We know we can’t build that future by locking ourselves into the fossil fuel infrastructure of the past.
We work to increase and strategically invest public funds in our clean energy economy, in both urban and rural communities, around efforts such as building retrofits, weatherization, and research & development.
Regional anti-fossil fuel coalitions have been extremely successful stopping the development of new oil and coal terminals across the Pacific Northwest. However, the fossil fuel industry continues to target the same areas and the fight has become much more complex, as we work to prevent conversions of existing infrastructure into crude oil export facilities and diversification of refining operations into new petrochemical products.
In order to break out of the project fight after project fight cycle, we are working to develop and implement clean energy alternatives that work for our climate, economy, workers, and communities, so that these important industrial areas can no longer be targeted by the fossil fuel industry. Whatcom County, Vancouver, Tacoma, and more communities across the state have secured moratoriums and/or interim regulations against fossil fuel development in a number of communities, and are working to make those temporary protections permanent while also helping to facilitate the proactive planning work needed to support a clean energy economy.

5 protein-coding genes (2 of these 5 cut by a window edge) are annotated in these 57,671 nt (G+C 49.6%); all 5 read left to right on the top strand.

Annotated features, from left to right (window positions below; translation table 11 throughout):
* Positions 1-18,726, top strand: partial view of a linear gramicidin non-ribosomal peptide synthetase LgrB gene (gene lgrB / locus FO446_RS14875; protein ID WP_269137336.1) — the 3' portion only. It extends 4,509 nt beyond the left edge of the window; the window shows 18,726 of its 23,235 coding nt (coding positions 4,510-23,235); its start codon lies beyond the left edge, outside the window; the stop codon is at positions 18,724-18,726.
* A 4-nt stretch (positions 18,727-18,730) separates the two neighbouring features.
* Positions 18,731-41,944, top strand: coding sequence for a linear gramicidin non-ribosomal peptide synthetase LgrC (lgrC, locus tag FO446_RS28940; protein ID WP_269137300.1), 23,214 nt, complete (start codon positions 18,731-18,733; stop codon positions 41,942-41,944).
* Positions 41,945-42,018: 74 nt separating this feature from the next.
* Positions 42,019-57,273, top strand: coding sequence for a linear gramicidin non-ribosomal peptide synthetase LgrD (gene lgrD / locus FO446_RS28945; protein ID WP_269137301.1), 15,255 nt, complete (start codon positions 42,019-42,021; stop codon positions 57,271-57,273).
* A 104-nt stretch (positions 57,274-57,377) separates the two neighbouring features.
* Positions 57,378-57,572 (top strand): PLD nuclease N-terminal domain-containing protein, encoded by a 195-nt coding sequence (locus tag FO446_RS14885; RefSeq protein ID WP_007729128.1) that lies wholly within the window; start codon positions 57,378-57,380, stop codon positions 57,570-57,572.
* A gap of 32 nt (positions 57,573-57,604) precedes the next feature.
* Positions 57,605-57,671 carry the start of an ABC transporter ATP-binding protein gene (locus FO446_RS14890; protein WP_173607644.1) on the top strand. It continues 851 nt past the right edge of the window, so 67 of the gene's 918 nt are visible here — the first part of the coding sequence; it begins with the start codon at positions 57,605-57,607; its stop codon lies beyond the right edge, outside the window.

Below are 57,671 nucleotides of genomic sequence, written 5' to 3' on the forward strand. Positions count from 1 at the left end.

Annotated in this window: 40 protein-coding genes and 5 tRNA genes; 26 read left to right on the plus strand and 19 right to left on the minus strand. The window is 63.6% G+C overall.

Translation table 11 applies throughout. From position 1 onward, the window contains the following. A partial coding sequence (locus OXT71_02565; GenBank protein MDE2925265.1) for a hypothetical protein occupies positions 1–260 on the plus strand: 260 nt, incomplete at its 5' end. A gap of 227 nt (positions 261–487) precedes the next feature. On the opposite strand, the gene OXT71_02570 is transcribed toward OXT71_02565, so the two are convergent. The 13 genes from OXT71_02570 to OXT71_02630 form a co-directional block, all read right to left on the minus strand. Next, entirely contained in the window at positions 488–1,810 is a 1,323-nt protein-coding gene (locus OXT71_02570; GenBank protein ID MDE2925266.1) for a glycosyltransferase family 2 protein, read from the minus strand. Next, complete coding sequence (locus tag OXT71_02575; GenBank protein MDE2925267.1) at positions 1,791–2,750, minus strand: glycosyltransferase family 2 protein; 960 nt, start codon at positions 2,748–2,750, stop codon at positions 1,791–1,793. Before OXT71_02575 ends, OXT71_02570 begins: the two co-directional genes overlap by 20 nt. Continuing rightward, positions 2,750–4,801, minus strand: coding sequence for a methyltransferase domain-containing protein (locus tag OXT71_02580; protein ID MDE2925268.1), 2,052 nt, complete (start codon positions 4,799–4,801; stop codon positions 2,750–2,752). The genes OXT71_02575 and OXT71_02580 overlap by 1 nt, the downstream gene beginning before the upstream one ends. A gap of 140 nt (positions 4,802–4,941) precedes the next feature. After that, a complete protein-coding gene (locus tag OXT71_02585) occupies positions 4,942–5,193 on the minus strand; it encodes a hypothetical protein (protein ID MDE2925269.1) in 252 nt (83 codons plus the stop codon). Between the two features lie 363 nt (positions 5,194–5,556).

The state of Washington is taking action to reduce greenhouse gas emissions. Local leaders across Washington are also taking bold and innovative steps to reduce greenhouse gas (GHG) emissions and respond to climate impacts. Whether we are in a recession or a time of economic growth, investing in climate smart buildings, transportation, and landscapes builds resilience for the whole community, long term.
Washington must continue to lead in planning and responding to the risks and consequences of climate change. The Clean Energy Transformation Act calls for electric utilities in Washington to chart a new course for utilities in Washington to achieve 100% clean energy by 2045 by investing in workers and building a more equitable energy system.
Electric utilities across the state are now establishing:
- Clear and accessible planning processes towards specific actions for the clean energy transition
- Effective ways to apply the social cost of carbon to guide investments and resource decisions
- Clear commitments to achieve a more equitable distribution of benefits and costs in the transition, and ways to measure progress toward those goals
- New, more meaningful ways to engage and involve the public and stakeholders
- Regular practices to demonstrate compliance with the law for agency and stakeholder review